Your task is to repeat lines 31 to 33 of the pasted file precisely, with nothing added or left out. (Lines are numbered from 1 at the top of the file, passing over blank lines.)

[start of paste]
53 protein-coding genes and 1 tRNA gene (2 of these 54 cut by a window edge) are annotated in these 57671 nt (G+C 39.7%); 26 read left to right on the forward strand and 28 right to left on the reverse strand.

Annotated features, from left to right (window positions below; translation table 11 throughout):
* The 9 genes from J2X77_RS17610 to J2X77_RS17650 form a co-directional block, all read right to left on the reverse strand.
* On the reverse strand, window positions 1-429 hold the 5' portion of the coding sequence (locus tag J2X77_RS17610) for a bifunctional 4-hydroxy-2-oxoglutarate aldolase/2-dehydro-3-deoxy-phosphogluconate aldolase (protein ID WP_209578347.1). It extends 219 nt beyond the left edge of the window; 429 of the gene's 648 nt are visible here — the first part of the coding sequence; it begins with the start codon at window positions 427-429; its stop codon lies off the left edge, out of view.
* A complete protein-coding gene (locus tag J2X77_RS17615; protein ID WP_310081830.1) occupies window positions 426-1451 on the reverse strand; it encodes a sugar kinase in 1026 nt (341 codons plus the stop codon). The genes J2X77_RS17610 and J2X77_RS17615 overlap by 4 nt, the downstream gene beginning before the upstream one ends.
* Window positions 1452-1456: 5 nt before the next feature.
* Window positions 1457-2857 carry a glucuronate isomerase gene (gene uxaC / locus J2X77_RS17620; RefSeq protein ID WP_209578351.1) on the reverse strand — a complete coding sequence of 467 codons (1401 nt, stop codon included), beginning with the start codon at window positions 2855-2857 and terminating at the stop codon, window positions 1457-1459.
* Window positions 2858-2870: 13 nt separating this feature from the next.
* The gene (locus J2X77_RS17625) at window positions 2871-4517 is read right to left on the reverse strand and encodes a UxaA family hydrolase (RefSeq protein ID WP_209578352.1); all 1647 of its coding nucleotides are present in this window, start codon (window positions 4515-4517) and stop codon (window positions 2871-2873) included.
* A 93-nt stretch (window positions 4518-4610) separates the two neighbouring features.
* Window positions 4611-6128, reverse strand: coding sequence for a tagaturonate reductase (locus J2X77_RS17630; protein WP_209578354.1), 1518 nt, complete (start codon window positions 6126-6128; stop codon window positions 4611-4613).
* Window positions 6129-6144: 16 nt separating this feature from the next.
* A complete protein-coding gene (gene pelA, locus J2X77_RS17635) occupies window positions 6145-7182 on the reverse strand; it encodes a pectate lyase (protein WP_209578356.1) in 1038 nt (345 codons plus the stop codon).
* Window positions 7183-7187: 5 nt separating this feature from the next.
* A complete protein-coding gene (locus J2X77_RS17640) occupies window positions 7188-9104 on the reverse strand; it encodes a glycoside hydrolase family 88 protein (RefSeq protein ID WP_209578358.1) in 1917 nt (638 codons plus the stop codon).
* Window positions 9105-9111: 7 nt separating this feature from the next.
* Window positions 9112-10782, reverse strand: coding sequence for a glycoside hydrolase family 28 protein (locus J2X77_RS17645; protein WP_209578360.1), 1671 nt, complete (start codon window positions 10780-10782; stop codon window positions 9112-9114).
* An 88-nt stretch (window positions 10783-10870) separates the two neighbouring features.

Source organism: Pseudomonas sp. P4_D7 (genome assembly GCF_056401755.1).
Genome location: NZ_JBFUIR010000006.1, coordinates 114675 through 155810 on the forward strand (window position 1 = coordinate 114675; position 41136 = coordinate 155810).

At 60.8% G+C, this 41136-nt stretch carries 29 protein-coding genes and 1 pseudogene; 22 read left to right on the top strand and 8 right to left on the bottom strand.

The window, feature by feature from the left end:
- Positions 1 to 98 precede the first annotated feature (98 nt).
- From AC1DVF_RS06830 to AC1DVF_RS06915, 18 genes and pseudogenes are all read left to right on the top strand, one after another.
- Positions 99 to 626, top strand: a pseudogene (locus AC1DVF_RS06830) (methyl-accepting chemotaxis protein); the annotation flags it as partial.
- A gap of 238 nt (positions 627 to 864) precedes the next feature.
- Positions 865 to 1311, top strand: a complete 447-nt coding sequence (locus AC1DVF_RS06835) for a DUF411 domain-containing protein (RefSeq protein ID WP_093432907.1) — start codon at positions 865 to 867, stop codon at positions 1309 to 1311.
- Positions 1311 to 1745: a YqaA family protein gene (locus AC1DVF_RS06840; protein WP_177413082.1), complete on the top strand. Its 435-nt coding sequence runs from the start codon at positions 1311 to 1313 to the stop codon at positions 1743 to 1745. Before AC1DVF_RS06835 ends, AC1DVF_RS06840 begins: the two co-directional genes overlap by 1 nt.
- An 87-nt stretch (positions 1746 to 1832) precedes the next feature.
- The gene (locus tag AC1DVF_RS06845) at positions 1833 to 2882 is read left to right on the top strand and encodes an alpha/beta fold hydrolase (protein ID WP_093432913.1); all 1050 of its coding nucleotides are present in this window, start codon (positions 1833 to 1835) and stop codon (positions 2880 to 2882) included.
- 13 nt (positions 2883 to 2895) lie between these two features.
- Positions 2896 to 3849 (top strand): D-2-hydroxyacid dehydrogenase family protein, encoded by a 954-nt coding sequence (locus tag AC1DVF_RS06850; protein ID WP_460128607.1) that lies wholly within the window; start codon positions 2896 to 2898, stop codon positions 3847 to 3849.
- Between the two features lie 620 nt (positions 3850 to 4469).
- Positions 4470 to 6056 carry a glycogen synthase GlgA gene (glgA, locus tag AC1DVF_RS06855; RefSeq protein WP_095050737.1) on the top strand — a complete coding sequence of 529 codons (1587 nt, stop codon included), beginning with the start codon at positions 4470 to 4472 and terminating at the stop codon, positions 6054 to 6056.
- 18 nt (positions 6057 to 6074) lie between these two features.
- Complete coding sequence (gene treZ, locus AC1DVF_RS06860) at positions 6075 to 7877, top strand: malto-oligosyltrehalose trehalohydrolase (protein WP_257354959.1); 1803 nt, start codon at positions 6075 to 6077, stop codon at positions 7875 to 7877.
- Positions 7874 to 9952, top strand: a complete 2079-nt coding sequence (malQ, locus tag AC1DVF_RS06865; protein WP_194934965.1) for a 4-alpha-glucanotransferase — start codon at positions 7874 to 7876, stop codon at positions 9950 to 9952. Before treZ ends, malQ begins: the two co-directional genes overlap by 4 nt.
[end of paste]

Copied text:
- 13 nt (positions 2883 to 2895) lie between these two features.
- Positions 2896 to 3849 (top strand): D-2-hydroxyacid dehydrogenase family protein, encoded by a 954-nt coding sequence (locus tag AC1DVF_RS06850; protein ID WP_460128607.1) that lies wholly within the window; start codon positions 2896 to 2898, stop codon positions 3847 to 3849.
- Between the two features lie 620 nt (positions 3850 to 4469).